- Distributed networks and acquisitions: The growth-by-acquisition strategy can create security challenges because sometimes the acquisition targets do not possess adequate or easily-integrated security infrastructures. Such acquisitions need to consider cybersecurity best practices as part of connecting to an already complex digital web. Intellectual property, electronic protected health information (ePHI) and other sensitive operational data is routinely accessed and transferred. Owing to their disconnected systems, pharma enterprises struggle with challenges of visibility, data control, access auditing and compliance reporting throughout their networks.
- The cyber skills gap: The global shortage of cybersecurity professionals exceeds 4 million today, and the global cybersecurity workforce must grow at 145% annuallyto meet the demand for skilled cybersecurity talent. While pharma companies can be strategic about attracting and retaining top cybersecurity talent, people with these skills will be scarce for the foreseeable future, making it difficult—and expensive—to fill new positions.
- Insider threats: Pharmaceutical companies face risks from insider threats. Damage from insider sources can be hard to detect because these threats encompass a wide range of behaviors and motives. It could be a disgruntled employee attempting to disrupt operations, a staff member looking to earn extra cash by selling customer data, or a well-intentioned co-worker who merely sidesteps a company policy to save time.
- Compliance requirements: As regulatory requirements evolve and become more complex, the difficulty of manually achieving network-wide visibility and enforcing the required security controls only increases. In addition, demonstrating compliance can be time-consuming, especially when networks are composed of disparate point products that don’t share reporting capabilities. Traditionally, pharmaceutical companies have focused their security efforts on meeting compliance requirements. But the reality is that most organizations struggle to demonstrate comprehensive compliance – and data integrity is an important new requirement to address as digitalization takes hold.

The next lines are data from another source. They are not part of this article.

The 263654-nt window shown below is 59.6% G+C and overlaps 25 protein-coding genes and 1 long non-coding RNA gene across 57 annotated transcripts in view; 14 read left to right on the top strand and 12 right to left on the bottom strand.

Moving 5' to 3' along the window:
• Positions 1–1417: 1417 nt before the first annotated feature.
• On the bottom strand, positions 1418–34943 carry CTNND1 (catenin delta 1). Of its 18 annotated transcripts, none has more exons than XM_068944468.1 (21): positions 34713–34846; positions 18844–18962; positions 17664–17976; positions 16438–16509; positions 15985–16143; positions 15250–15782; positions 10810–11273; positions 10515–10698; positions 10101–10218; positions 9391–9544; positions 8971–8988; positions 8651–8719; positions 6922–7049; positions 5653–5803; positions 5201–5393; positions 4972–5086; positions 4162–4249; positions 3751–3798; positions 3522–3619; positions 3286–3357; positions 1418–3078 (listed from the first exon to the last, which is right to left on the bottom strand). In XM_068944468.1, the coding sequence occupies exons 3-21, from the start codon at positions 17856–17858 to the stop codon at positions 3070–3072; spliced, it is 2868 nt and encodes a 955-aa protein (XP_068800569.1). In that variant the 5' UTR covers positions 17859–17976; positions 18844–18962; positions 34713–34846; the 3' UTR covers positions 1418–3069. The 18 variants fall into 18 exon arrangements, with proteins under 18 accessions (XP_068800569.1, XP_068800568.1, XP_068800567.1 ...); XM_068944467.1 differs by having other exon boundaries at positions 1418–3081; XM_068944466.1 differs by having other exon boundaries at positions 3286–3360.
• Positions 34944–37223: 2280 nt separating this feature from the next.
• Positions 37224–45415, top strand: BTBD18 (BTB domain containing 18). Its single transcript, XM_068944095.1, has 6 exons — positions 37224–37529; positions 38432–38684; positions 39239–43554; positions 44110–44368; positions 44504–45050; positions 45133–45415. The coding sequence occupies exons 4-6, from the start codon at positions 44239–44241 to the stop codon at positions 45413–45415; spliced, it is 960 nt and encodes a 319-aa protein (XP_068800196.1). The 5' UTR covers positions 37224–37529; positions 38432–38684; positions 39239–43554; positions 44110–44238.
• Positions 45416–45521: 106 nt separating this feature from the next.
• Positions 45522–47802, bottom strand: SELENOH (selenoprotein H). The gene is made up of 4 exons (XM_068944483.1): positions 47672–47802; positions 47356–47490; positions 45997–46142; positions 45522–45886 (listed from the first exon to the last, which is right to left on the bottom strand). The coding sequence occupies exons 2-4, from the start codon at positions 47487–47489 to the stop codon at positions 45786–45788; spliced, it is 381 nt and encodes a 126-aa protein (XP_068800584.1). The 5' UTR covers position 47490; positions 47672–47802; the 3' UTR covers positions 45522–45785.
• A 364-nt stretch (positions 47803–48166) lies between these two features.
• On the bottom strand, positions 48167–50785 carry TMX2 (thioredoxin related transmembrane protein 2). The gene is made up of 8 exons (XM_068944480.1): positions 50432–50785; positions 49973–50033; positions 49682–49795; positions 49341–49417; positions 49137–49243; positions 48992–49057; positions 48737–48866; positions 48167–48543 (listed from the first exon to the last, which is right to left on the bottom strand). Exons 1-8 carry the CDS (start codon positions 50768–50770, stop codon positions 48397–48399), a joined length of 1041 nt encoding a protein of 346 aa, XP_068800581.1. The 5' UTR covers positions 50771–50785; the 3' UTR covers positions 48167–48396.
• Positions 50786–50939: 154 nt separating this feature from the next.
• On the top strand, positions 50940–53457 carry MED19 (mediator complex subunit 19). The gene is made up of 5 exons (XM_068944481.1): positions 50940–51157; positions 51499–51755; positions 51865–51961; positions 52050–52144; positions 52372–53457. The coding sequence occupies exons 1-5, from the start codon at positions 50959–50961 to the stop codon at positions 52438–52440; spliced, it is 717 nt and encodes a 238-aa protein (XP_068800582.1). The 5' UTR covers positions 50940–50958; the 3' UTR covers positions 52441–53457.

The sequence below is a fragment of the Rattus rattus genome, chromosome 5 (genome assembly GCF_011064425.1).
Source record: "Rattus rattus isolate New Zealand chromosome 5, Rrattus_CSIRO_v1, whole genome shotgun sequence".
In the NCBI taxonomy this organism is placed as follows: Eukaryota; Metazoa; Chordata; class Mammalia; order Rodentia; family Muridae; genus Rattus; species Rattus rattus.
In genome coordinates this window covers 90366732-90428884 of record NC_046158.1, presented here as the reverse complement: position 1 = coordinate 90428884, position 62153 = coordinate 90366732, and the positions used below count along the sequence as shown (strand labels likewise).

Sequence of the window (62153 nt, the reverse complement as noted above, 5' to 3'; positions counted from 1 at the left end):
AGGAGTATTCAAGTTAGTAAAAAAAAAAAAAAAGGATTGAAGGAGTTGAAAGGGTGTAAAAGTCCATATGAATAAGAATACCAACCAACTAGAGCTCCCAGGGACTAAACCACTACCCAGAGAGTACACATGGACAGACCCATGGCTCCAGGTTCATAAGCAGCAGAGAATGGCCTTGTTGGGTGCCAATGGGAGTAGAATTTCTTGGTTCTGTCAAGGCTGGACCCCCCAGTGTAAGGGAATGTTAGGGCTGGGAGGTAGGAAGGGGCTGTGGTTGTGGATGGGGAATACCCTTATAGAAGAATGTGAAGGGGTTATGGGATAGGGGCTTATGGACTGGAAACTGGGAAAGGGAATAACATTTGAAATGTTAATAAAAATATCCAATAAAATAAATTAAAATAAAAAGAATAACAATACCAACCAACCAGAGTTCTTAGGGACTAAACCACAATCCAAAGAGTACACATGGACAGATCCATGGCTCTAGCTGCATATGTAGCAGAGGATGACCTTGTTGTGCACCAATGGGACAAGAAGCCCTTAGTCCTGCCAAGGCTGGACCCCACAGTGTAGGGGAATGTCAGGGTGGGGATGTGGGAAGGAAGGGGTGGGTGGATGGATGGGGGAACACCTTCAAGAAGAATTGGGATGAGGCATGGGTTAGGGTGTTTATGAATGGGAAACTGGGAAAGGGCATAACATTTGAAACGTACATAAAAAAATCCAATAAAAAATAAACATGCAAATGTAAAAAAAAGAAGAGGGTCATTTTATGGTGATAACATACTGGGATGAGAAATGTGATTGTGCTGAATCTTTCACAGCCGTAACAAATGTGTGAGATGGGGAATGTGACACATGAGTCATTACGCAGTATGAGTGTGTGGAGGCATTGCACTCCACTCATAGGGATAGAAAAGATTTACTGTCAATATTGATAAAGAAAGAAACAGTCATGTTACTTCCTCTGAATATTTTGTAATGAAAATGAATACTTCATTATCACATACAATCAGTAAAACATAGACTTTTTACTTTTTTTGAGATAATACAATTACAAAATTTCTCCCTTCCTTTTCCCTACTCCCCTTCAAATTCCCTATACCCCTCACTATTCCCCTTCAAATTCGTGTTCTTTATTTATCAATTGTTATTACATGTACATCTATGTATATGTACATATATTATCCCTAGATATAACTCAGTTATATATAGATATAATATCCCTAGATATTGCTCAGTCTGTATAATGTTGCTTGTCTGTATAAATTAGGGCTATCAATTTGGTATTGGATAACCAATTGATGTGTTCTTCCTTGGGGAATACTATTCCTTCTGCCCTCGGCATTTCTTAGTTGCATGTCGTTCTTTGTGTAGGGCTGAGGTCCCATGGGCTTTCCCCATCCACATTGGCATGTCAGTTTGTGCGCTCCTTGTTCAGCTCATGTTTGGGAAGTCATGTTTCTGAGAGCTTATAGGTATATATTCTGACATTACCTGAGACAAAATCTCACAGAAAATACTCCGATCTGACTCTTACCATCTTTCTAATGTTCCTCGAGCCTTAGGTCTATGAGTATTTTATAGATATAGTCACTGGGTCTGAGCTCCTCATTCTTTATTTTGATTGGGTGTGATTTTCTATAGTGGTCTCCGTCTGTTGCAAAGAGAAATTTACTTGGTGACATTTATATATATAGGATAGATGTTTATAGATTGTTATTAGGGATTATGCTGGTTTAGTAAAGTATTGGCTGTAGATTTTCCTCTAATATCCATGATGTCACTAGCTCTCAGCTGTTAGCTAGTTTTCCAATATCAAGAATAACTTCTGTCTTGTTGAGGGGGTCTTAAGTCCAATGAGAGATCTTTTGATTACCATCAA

- IT/OT convergence and aging OT environments: Legacy software and hardware are typical in pharmaceutical manufacturing. Almost always, these operational technology (OT) devices and systems were not created with security in mind and were dependent on an air gap for separation. As digital innovation and business intelligence gains compel OT networks to converge with IT networks, OT networks are suddenly exposed to the entire threat landscape. These technology advances offer cyber criminals the opportunity to exploit inherited vulnerabilities.
There are multiple and ever-evolving cyber threats facing pharmaceutical companies, including compliance needs, nation-stated sponsored attackers and increasing network complexity. Rather than try to solve each issue separately, a better plan is to take a comprehensive architectural approach to network security. Such an approach provides the automation, visibility, and fast response to threats that easily demonstrate compliance and defeat attackers.
(Rajesh Maurya is Regional Vice President, India & SAARC, Fortinet and the views expressed in this article are his own)